Alec Nevala-Lee

Thoughts on art, creativity, and the writing life.

A lifetime’s work in one gigabyte

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The blinking folder of death

My laptop died yesterday. Shortly after I finished my usual rounds of The A.V. Club and Reddit over breakfast, it began making a pronounced clicking noise, and when I restarted it, I saw the image above, which is never a good sign. None of the recommended fixes seemed to work, and although I’m going to try reinstalling my system software at some point, it seems likely that this computer has given up the ghost. This isn’t entirely unexpected: it’s a refurbished MacBook, now discontinued, that I bought more than five years ago, and I’ve since replaced it with a newer model. The one that expired this week currently lives on my kitchen counter, where I don’t use it for much besides browsing the web and playing DVDs. (As an aside, I want to let Apple know that I’m never going to buy a laptop without an optical drive until I find an alternate way of playing my Simpsons commentary tracks, which means that any replacement I get will probably be a basic model running Linux or, sigh, Windows.)

Fortunately, everything on that particular hard drive had already been copied to my newer laptop, so I’m not worried about losing anything meaningful. Still, in a burst of belated backup paranoia, I spent a few minutes copying my most important files to a flash drive. These include drafts of all my novels and Analog stories, messages from earlier email accounts, various boring personal documents, like tax returns, and most of the written ephemera of my life since I before started college. Taken together, all these files amounted to a ridiculously small amount of disk space—maybe a gigabyte all told. And for a moment, I found myself somewhat discouraged by how little there was. Fifteen years of nonstop writing had resulted in significantly less information than exists in, say, a single episode of Top Chef on iTunes. And maybe ten percent of this reflects material that I’d regret losing, with the rest consisting of duplicate drafts or college term papers that I don’t remember writing in the first place.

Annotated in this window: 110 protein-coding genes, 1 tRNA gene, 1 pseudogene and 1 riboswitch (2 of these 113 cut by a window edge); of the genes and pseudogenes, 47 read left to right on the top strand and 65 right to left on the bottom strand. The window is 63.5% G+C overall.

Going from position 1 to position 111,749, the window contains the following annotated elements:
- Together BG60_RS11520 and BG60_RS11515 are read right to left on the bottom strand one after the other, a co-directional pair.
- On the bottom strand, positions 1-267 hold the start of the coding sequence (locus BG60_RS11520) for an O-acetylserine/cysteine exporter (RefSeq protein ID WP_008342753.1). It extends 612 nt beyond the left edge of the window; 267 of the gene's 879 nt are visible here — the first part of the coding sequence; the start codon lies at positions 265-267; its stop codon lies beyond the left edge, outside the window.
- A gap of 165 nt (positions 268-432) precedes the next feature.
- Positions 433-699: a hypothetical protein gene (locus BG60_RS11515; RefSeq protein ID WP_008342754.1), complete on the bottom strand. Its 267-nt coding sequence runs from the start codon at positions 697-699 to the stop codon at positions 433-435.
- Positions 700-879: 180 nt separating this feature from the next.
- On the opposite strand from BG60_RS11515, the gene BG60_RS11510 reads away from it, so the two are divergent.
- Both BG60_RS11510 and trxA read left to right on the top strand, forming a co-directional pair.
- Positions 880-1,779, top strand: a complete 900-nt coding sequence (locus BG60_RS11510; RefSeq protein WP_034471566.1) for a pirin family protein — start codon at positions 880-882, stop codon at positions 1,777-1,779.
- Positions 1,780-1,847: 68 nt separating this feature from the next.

A view of my hard drive

Yet there’s something weirdly encouraging about the compactness of the written word. The drafts of my novels, which are about 100,000 words long, each amount to roughly 800 kilobytes. You couldn’t save a single rendered frame of animation in a file that size, but somehow each of those Word versions contains an entire story, with characters and events that mean a lot to me, and hopefully mean something to a few other readers. Text, after all, is the most efficient medium of communication we have. A single line—”I know a bank where the wild thyme blows”—can evoke endless associations, and it can be easily stored, transmitted, or memorized. And although most of us compose our stories these days on an absurdly expensive piece of technology, the fact that the product is so modest in size results directly from the fact that its underlying form, a string of alphabetic characters strung together in a particular order, can easily be generated with a pencil and paper.

And this is something that deserves to be celebrated. The fact that a story written using a universally available medium can be distributed and experienced online, in print, or on someone’s phone or Kindle is pretty amazing, and it’s a big reason why I wanted to become a novelist, in preference to any other artistic career. Roughly speaking, the more disk space a work of art needs to be stored or transmitted, the greater the expense required to create it—although “expense” isn’t the same thing as effort or time. Good writing is just as cheap to produce, at least on a material level, as its laughable storage needs would imply. It allows a writer to work alone, making plenty of false starts and wrong turns, but always reassured by the fact that even a major revision costs nothing except time and sanity. The emotional and spiritual costs are beyond calculation, but the startup costs will always be zero. That gigabyte of content I’ve produced doesn’t seem like much, but if you look at it from another angle, it starts to look like freedom.

Written by nevalalee

February 19, 2013 at 9:50 am

Posted in Books, Writing

Tagged with ,

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